ARTH 438
Ambrotypes to Instagram: Photography and the Human Portrait Spring 2018
Division I Writing Skills
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“A portrait! What could be more simple and more complex, more obvious and more profound?” exclaimed the nineteenth-century poet and critic Charles Baudelaire. With the invention of photography in the first half of the nineteenth century and with the digital revolution of the twentieth, portraiture arguably became more simple and more complex, more obvious and more profound. In this seminar, we will explore this complicated and fascinating history. Photographic portraits are fine art and vernacular culture. They serve private and public functions. They help to fashion the self and construct group identity. They disguise and disclose the truth. In the classroom, galleries, and archives, we will investigate the problems of likeness and semblance, veracity and credibility. We will delve into the conflict between representations of individuals and representations of types, and we will attend to the complicated, sometimes fraught, relationship between photographer and subject, even when they are one and the same.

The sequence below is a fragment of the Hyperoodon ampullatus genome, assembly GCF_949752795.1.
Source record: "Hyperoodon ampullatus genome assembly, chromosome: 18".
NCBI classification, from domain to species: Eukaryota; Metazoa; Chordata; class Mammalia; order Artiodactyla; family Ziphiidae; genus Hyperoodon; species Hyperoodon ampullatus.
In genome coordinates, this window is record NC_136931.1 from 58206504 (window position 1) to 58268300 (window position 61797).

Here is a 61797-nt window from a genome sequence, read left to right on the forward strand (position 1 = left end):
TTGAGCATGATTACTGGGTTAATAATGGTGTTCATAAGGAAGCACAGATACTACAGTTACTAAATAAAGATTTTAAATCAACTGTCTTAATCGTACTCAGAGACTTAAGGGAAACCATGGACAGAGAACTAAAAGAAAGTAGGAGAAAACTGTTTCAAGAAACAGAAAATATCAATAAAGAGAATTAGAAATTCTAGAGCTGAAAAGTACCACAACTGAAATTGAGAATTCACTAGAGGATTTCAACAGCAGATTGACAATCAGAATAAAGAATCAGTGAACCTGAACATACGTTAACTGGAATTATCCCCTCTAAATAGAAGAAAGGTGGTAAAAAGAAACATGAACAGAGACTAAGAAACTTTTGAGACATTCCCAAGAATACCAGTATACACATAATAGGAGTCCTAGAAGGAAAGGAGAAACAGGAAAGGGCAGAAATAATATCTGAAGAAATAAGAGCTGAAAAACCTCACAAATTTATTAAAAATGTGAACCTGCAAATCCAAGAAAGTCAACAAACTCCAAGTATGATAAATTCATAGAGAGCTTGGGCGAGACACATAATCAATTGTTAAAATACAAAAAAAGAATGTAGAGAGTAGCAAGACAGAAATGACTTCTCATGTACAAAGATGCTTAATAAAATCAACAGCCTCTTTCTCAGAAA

The Class: Type: seminar
Limit: 12
Expected: 10
Class#: 3992
Grading: no pass/fail option, no fifth course option
Requirements/Evaluation: class participation, short essays, individual presentations, and a final research paper
Extra Info: may not be taken on a pass/fail basis; not available for the fifth course option
Prerequisites: none
Enrollment Preferences: art history majors
Distributions: Division I Writing Skills

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